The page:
He has been interested in mathematical outreach activities since 2007, when, in conjunction with Ian Smith of the Wellington Mathematics Association, he ran a series of sessions for high-school students from around the Wellington region.
This series has now evolved into regular school visits. Topics discussed in recent years include knot theory, combinatorial games, and the law of large numbers.
Aside from mathematics, Dillon is interested in music. His first degree was in orchestral performance, and he still plays in Wellington orchestras from time to time.
Contact Dillon here for information on him speaking at your venue.
2011 Bevan Werry Speaker - Naomi Ingram
After a number of years teaching, Naomi was fortunate to be given the time and resources to stop and think for a while about students’ learning of mathematics. This thinking was in the form of PhD research that explored how students’ relationships with mathematics changed over their mathematical journeys. These relationships included students’ views about mathematics, their perceptions of their mathematical ability, their expectations, feelings, and the ways they engaged in the subject.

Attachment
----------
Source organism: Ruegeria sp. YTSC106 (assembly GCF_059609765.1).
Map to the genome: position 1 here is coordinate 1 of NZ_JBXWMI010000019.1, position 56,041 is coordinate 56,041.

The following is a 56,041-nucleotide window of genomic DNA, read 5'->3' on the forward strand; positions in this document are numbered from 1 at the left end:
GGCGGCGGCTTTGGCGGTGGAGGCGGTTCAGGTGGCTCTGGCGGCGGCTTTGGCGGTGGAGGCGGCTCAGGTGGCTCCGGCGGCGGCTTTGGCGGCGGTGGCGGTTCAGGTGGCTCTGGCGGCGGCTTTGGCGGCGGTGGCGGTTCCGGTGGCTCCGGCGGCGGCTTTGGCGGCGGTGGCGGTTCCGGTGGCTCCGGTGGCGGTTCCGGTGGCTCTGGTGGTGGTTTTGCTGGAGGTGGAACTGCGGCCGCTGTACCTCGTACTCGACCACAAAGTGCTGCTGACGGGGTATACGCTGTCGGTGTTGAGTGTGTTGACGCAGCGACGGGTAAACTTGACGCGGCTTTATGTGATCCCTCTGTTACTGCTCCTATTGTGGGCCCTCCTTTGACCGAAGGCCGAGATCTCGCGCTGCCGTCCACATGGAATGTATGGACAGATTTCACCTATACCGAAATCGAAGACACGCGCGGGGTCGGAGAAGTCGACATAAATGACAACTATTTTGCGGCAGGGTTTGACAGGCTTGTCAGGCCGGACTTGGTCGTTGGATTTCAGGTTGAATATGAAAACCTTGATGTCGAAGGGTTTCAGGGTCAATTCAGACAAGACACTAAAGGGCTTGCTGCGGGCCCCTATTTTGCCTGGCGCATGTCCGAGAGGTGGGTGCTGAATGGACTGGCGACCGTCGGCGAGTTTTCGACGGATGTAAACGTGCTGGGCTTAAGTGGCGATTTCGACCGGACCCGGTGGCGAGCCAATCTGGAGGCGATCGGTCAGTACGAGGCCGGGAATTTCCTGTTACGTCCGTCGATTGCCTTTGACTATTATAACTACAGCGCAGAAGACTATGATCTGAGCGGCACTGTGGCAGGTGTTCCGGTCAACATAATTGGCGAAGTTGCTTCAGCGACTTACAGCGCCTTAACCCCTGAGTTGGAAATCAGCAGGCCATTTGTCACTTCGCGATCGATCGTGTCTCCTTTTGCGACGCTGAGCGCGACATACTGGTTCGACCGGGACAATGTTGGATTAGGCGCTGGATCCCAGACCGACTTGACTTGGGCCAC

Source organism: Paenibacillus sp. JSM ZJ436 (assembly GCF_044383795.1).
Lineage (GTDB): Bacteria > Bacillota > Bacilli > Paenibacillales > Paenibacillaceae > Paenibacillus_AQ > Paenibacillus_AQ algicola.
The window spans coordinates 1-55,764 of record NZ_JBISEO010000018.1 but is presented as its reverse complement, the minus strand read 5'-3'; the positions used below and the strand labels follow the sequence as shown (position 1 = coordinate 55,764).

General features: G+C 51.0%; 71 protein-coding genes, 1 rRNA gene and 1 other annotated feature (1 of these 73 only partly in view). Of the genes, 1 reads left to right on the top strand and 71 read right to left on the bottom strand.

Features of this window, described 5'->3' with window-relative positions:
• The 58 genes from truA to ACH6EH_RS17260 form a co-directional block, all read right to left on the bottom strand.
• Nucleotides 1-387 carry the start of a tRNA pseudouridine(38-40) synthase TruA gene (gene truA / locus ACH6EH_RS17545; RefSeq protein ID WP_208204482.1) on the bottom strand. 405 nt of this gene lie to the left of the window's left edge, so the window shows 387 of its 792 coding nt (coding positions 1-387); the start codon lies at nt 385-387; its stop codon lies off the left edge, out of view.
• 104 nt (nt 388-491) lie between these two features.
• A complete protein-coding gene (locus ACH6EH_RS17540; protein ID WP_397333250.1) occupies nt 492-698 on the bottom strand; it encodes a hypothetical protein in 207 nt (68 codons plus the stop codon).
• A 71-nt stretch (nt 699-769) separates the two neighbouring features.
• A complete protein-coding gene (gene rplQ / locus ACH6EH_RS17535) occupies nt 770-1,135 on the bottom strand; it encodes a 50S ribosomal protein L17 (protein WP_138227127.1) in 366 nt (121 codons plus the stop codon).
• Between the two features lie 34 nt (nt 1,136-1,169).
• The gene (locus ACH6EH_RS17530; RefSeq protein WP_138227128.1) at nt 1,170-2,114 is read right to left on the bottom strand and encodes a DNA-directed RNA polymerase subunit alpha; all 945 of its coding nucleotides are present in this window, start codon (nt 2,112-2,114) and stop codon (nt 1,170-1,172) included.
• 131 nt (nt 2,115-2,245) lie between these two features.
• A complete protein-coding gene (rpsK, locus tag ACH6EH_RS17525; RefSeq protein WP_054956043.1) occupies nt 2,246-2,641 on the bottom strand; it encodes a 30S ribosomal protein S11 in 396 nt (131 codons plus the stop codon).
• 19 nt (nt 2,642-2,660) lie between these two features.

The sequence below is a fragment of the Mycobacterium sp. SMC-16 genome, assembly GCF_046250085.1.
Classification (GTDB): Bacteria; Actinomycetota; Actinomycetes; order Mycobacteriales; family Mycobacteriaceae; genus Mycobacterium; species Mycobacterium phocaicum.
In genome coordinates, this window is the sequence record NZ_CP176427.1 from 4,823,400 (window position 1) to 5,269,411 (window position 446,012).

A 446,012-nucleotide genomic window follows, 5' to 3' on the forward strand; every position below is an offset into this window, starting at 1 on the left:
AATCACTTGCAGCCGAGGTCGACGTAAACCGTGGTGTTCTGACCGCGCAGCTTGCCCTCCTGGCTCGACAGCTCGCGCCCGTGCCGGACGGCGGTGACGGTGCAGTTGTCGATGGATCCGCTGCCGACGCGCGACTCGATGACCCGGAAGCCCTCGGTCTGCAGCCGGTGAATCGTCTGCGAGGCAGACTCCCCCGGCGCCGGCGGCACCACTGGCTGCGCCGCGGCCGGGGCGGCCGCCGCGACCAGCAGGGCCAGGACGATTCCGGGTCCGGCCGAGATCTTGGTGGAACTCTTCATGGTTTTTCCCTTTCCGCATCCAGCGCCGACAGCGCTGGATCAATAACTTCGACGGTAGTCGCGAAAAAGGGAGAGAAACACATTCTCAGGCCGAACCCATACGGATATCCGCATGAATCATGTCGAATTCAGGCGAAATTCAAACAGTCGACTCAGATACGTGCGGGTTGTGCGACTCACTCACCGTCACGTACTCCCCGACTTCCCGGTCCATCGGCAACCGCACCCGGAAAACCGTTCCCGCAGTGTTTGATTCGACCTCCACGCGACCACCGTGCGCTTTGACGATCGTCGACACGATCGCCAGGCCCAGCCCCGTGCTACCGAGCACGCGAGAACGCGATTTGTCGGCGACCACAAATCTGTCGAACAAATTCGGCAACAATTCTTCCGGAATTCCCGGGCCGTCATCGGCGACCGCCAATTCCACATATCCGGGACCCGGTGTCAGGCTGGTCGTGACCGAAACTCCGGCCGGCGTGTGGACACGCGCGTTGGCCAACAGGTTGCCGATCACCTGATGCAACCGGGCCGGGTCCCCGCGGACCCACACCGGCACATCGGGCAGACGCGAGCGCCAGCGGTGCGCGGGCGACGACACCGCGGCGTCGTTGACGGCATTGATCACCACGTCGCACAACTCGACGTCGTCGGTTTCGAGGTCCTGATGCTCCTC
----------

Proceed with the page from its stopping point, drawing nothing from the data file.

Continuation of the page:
Naomi has already presented this research to a number of international academic audiences and received feedback. However, as a mathematics teacher herself, her thesis was written for teachers, and therefore she is honoured to be the BevanWerry speaker for 2011-2012. At the NZAMT12 conference, Naomi presented her research and the thoughts she had about the experience. The plenary presentation centred on the findings of the research and the implications of these findings. The workshop was a combination of group discussion and activities related to the recommendations generated by the research.
As part of the role of being the Bevan Werry speaker, Naomi is available to work with mathematics associations, mathematics education departments, teachers, and students after the conference. This could be tailored to suit different audiences. While her research is particularly relevant for secondary teachers, it could be easily applied in the primary area as it explores the transition and differences between primary and secondary mathematics and reflects on the importance of early experiences of mathematics on the students’ feelings and engagement in the subject. Many teachers of mathematics in New Zealand at both the secondary and primary level do not have a mathematical or a mathematics education background, and they would find the workshops particularly helpful. The research could also be easily transformed into a one or two-hour workshop for secondary school mathematics students.